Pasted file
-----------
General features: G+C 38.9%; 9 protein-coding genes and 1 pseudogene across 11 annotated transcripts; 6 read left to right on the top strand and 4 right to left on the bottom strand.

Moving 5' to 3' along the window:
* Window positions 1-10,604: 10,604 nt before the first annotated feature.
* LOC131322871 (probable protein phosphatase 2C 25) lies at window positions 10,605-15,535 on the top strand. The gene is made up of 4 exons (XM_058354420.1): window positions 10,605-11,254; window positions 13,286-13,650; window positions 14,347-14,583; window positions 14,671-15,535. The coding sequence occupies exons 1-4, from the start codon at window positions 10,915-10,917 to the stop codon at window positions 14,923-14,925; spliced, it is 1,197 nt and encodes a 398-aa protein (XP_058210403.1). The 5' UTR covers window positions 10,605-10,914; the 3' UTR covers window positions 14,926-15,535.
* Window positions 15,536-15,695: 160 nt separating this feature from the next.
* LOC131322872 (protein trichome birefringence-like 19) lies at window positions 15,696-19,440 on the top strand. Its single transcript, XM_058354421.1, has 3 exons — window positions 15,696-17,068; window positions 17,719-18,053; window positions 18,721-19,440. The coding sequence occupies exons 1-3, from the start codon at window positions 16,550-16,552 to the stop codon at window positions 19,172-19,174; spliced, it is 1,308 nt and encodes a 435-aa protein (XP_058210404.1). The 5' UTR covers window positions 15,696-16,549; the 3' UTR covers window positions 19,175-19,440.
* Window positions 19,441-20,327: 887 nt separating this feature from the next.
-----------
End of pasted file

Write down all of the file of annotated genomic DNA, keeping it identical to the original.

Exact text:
General features: G+C 38.9%; 9 protein-coding genes and 1 pseudogene across 11 annotated transcripts; 6 read left to right on the top strand and 4 right to left on the bottom strand.

Moving 5' to 3' along the window:
* Window positions 1-10,604: 10,604 nt before the first annotated feature.
* LOC131322871 (probable protein phosphatase 2C 25) lies at window positions 10,605-15,535 on the top strand. The gene is made up of 4 exons (XM_058354420.1): window positions 10,605-11,254; window positions 13,286-13,650; window positions 14,347-14,583; window positions 14,671-15,535. The coding sequence occupies exons 1-4, from the start codon at window positions 10,915-10,917 to the stop codon at window positions 14,923-14,925; spliced, it is 1,197 nt and encodes a 398-aa protein (XP_058210403.1). The 5' UTR covers window positions 10,605-10,914; the 3' UTR covers window positions 14,926-15,535.
* Window positions 15,536-15,695: 160 nt separating this feature from the next.
* LOC131322872 (protein trichome birefringence-like 19) lies at window positions 15,696-19,440 on the top strand. Its single transcript, XM_058354421.1, has 3 exons — window positions 15,696-17,068; window positions 17,719-18,053; window positions 18,721-19,440. The coding sequence occupies exons 1-3, from the start codon at window positions 16,550-16,552 to the stop codon at window positions 19,172-19,174; spliced, it is 1,308 nt and encodes a 435-aa protein (XP_058210404.1). The 5' UTR covers window positions 15,696-16,549; the 3' UTR covers window positions 19,175-19,440.
* Window positions 19,441-20,327: 887 nt separating this feature from the next.